Why Colorado Tokers Love Pucker

Much better than the schnapps you drank in high school.
Much better than the schnapps you drank in high school.
Herbert Fuego
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When I moved back to Colorado five years ago, sour beers were just about to become something big. Only the brave breweries were making these brews, which had to spend upwards of a year aging in barrels or required volatile yeast strains that Americans weren’t used to. Today you can get kettle sours in six-packs at a corner liquor store. Nothing wrong with that, but the next big thing has lost its luster.

The same thing has happened to citrus strains. The wide-eyed looks and open mouths once evoked by California Orange or Lemon Kush have been replaced by ho-hum reactions; consumers are like a spoiled fat kid who “only” got one cookie. Tart, pinching scents of lemons and oranges are now commonplace, thanks to the vast inventories of commercialized cannabis. But when we fail to appreciate them, whose fault is it? Ours. Mine, specifically.

I used to be a champion of sour: I was Mohave High School’s two-time champion for most Warheads in your mouth at one time — so where did I veer off course? How could I forget Lemon Skunk’s sweet acidity, or the invigorating clementine whiffs from an open jar of Golden Goat? Hypnotized by new flavors from Cookies cuts and OG phenotypes, I neglected my citrus intake. Fortunately, the cannabis gods had my back during a recent dispensary trek to the Herbal Cure, slapping me across the face with Pucker, saving me from going full weed snob...and risking scurvy.

Although it hasn’t yet hit the mainstream, Pucker’s unique blend of earthy, citrus notes are primed for the A-list. Reminiscent of L’Eagle’s retired Texas Hash Plant (a personal favorite), the sativa-leaning hybrid is sweet, pungent, lush and sour. This child of Lemon G and TK91 — itself a hybrid mix of Triangle Kush and Chem Dawg 91 — has heavy amounts of limonene and caryophyllene terpenes, which are found in citrus fruits and hops, respectively.

Pucker is not to be confused with Pucker OG, which has Lemon G genetics but replaces the TK91 with Tahoe OG. The plain ol’ version is more than good enough for me, though. Joint hits of the strain are so vivid that they’re saucy, with sweet, acidic flavors and an earthy back end that coats the lips and transcends weed. Have friends who like ceviche and vinaigrette? Tell them to Pucker up.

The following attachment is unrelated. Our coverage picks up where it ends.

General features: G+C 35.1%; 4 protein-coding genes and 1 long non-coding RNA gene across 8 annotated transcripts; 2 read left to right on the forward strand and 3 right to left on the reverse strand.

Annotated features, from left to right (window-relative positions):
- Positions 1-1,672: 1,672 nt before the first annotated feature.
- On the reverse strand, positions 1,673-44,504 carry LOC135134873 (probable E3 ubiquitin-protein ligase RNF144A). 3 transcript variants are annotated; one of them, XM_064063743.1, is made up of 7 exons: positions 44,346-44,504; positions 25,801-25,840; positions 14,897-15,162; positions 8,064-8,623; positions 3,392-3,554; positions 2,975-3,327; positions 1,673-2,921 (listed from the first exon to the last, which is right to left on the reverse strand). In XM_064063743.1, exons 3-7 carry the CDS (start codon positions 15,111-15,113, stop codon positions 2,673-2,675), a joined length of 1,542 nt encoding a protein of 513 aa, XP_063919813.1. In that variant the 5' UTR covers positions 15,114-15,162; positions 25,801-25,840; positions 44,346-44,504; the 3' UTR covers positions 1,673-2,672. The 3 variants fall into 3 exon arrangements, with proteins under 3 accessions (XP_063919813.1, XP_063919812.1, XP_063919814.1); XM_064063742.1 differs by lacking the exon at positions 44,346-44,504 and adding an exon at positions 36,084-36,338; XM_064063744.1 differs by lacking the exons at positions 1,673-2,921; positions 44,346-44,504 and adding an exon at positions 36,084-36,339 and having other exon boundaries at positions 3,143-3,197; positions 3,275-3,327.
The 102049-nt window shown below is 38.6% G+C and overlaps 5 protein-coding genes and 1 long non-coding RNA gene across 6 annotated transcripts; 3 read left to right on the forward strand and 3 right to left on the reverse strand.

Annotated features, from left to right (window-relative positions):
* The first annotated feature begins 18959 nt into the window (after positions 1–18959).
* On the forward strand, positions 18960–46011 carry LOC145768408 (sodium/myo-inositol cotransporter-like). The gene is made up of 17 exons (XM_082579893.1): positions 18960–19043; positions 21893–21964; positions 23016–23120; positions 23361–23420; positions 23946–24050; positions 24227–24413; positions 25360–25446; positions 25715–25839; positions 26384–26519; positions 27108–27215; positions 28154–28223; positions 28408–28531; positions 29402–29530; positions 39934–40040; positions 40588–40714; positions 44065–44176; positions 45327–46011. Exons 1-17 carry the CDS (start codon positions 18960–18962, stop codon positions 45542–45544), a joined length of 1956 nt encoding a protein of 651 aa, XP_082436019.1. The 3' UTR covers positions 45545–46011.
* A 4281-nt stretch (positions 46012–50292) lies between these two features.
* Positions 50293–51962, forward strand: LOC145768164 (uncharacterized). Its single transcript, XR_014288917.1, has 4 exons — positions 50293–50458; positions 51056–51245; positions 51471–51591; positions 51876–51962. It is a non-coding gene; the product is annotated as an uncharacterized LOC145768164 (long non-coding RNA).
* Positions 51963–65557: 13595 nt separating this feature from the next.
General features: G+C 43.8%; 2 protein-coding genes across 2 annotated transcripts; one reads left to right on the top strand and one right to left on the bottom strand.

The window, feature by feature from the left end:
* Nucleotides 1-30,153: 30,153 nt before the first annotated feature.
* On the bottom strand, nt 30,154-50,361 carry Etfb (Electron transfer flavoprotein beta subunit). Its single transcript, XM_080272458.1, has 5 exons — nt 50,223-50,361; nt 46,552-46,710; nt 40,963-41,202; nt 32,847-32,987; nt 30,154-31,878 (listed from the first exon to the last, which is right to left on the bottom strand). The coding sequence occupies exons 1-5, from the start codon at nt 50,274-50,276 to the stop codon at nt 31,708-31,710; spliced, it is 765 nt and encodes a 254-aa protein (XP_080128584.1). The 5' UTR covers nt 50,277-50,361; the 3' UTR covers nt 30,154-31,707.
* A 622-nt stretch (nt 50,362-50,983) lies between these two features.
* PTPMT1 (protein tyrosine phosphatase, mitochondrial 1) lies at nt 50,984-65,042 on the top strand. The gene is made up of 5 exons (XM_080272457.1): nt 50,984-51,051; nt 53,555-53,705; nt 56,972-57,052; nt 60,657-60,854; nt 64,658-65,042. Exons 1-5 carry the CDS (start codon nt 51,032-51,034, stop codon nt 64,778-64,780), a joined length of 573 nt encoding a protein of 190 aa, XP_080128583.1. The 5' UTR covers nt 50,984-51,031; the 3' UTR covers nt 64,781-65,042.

Looks: Tall in the grow, with light, fluffy buds and open calyxes, Pucker looks like a prototypical sativa. Its bright-green color, tall and loose bud structure and tendency to foxtail gives it an appearance unique from either parent.

Smell: Pucker’s tart, acidic scents of citrus are a sweet-and-sour mix of orange and lemon, with dank smells of soil and a grainy, spicy scent of bark subtly closing out the smell. Think squeezed lemon over a fresh (maybe too fresh) bed of greens.

Flavor: Those high terpene levels can fight off flavored tobacco wraps or dirty bong water, with intense lemon and orange flavors suffocating the tastebuds. The tongue is relieved by fresh, grainy tastes of Kush, though, giving it some much-needed complexity before the zest comes in.

Effects: Light on focus, Pucker’s high is all gusto. The energy and motivation put users in a hurry no matter the task at hand, but it’s a fun hurry. Concentration might be lacking, but anxiety is also light, making it a good option for daytime. Medical users have used Pucker to treat exhaustion, anxiety, mental anguish, minor pain and headaches.

Commercial grower’s take: “I don’t know if there’s more than one dispensary [The Herbal Cure] that grows this right now outside of [wholesale grower] Bonsai. I’ve heard of dispensaries selling it in other states, but I don’t think there’s much variety of this at the moment. Yummy strain, though. Hard not to get too hyped off it, but that stone can have its uses.”

Is there a strain you'd like to see profiled? Email marijuana@westword.com.

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